In terms of the current situation – whether it is in Australia or across the world, women are underrepresented in our decision making institutions, and in particular, in parliament. This is an issue, as you know, close to my heart. I was the youngest woman ever to enter the Australian Federal Parliament. At the time I entered parliament only 14.9 per cent of Members in the Federal Parliament were women. For some of your countries, that may seem relatively promising. However, remember in Australia we granted the right to vote, and the right to stand for Parliament to women at a federal level in 1902. Today's figures are around 31 per cent female representation in our Federal Parliament. If you compare that to some of the progress and rate of change in some of your nations, you will see Australia has a long way to go.

We are all familiar with, especially in the Australian context and other democracies, media portrayals and perceptions of women. To be described in terms of, and judged and valued by, your personal status, your marital status, your family status – notwithstanding the responsibilities that come with those caring and other roles.

My favourite time in politics, and I think this came through today with some of the women I was talking to, was when women worked together. Cross party women support. Not many of your countries have the kind of party system we have in Australia. It is very rare for women to cross the floor, to vote together on legislation, specifically legislation that affects the interests of women. There was a pivotal time in the 2000's, 2006 in particular, where women did work together on issues specifically affecting women. It was the highlight of my parliamentary life - I loved the fact that we worked together, and we worked together in a way that was quite different from the usual engagement with men within our own parties or across the floor. I should be careful in saying that – I am not suggesting that more women in parliament has an ameliorating effect on the place. If you have seen Australian parliament, you will see women often give as good as they get.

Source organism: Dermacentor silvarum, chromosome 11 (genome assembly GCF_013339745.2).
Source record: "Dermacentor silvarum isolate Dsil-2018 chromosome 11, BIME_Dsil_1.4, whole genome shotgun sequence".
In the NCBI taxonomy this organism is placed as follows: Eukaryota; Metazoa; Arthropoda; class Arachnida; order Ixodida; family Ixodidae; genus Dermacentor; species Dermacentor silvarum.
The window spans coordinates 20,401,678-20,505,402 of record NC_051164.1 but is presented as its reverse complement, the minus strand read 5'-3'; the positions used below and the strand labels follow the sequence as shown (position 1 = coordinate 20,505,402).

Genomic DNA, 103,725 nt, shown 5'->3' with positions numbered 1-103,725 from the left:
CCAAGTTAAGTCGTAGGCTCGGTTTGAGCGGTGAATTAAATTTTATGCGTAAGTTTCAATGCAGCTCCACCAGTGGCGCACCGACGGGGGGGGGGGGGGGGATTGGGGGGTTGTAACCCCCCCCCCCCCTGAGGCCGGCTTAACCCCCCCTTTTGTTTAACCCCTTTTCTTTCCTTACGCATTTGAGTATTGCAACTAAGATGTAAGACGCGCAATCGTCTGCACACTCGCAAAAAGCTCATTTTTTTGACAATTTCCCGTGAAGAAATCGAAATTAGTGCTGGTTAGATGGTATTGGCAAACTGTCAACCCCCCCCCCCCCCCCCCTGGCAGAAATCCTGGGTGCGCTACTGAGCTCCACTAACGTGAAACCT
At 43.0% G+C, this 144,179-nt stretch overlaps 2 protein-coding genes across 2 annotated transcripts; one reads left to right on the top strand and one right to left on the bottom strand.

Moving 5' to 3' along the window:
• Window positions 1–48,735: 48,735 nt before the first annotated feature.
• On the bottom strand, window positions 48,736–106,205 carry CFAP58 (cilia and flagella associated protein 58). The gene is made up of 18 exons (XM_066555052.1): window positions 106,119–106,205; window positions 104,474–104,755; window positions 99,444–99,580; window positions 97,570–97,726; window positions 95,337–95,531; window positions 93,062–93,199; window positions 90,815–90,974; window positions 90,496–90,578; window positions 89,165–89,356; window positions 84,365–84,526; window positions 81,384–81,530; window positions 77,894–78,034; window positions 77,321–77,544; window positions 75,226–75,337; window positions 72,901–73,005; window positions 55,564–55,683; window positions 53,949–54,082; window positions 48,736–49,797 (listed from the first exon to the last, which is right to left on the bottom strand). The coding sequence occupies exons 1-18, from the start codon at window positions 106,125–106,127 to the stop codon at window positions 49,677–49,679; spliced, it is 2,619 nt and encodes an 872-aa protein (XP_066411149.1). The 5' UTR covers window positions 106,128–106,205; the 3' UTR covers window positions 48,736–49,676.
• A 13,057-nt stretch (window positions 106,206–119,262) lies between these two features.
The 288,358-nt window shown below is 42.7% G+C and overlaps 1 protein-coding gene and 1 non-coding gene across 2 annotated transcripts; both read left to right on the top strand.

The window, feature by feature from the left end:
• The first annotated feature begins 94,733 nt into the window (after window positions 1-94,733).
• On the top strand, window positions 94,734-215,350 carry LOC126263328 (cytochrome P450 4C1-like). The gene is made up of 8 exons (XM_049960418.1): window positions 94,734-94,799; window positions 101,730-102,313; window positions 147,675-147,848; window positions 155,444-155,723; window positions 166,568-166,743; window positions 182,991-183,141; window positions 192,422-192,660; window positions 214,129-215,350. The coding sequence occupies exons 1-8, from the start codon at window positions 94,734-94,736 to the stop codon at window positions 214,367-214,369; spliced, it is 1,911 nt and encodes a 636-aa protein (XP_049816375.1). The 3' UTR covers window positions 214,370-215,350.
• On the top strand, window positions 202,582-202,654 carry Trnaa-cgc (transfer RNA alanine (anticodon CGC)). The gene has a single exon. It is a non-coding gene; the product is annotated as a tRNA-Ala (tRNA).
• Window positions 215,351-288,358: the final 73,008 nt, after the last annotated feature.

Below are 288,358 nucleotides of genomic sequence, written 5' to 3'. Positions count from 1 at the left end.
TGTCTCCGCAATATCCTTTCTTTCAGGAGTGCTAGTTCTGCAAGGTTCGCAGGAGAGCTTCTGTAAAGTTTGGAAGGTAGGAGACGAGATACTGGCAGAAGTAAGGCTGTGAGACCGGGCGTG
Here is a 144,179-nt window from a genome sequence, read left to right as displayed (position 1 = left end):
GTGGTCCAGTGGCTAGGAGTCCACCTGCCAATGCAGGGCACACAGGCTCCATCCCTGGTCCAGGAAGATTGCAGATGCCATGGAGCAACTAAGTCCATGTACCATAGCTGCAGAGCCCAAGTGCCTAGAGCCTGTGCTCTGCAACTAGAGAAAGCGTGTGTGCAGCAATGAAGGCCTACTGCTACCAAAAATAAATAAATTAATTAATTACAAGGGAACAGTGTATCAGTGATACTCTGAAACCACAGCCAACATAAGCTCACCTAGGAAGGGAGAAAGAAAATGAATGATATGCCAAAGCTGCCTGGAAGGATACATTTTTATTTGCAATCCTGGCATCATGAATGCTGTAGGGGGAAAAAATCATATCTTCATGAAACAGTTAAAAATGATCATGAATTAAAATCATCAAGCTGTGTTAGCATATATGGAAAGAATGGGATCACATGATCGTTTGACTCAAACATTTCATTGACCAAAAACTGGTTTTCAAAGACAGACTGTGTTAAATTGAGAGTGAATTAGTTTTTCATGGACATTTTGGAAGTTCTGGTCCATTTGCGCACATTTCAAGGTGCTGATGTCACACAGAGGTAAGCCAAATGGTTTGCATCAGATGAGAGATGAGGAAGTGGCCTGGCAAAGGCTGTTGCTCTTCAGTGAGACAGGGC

I would like to think that some of the patriarchal systems or behaviours may change. But it is not about that. I do not want women to necessarily clean the place up. I want them to do what is right, and what is fair. And we know that ultimately more women in parliament will lead to decision making and policy that better reflects and represents the needs of women, and, I believe, families and children.

We know some of the barriers. We know in the Pacific women make up less than four per cent of parliamentarians. Even by worldwide averages, that is pretty low. So there is a lot of work to be done. We know that politics is still seen in some places as "men's work". We know that masculine political cultures pervade the electoral system in some places. In other cases we know women's access to finance is not comparable to that of men, whether aspiring candidates or men who may already be politicians. We know that women are underrepresented in leadership and decision making roles at the sub-national level of government and in the private sector.

We have been seeing progress, and we heard about that today, if I may reflect on the things that we have heard. Obviously, quotas are a topic of discussion, and in Australia it is a controversial topic still. My Labor colleagues here have introduced targets with, I think, success in Australian politics. Did the government of the day do that? No. Did my party? No, we did not. But we were able to achieve equality representation of women – and I look to Green colleagues here who have achieved parity as well. So, quotas are not always the answer. But I am quite inspired and find positive the fact that Vanuatu and Samoa, for example, have introduced quotas into their political systems. The Vanuatu parliament has mandated a 30-34 per cent quota for women's representation in Municipal Councils. It has already had an effect, and it has been quite exciting to see that. This will be supported by the Department of Women's Affairs, through training and support for elected women. Australia played a role in this – I am excited when we do good things like that. Samoa has reserved five seats in their national parliament, and we heard today from our Samoan representations how exciting it is that there will be five women. That is something to look forward to come the next election.

One initiative I love is the practice parliament. Typical women – we have a practice parliament where the women study for days, make sure they know everything, then do the parliament – do it perfectly and expertly, and learn the standing orders and parliamentary procedures. We really should do this practice parliament for the men! When you hear young women like 'Ana talking about the inspiring impact that it had on her, then you realise that practice parliaments, whether it is in Kiribati, or in Tonga, are a great resource to be utilised.

We will also watch with interest how the Fijian elections pan out. We acknowledge that all five Fijian political parties registered before the elections have appointed a female party president. That is progress as well.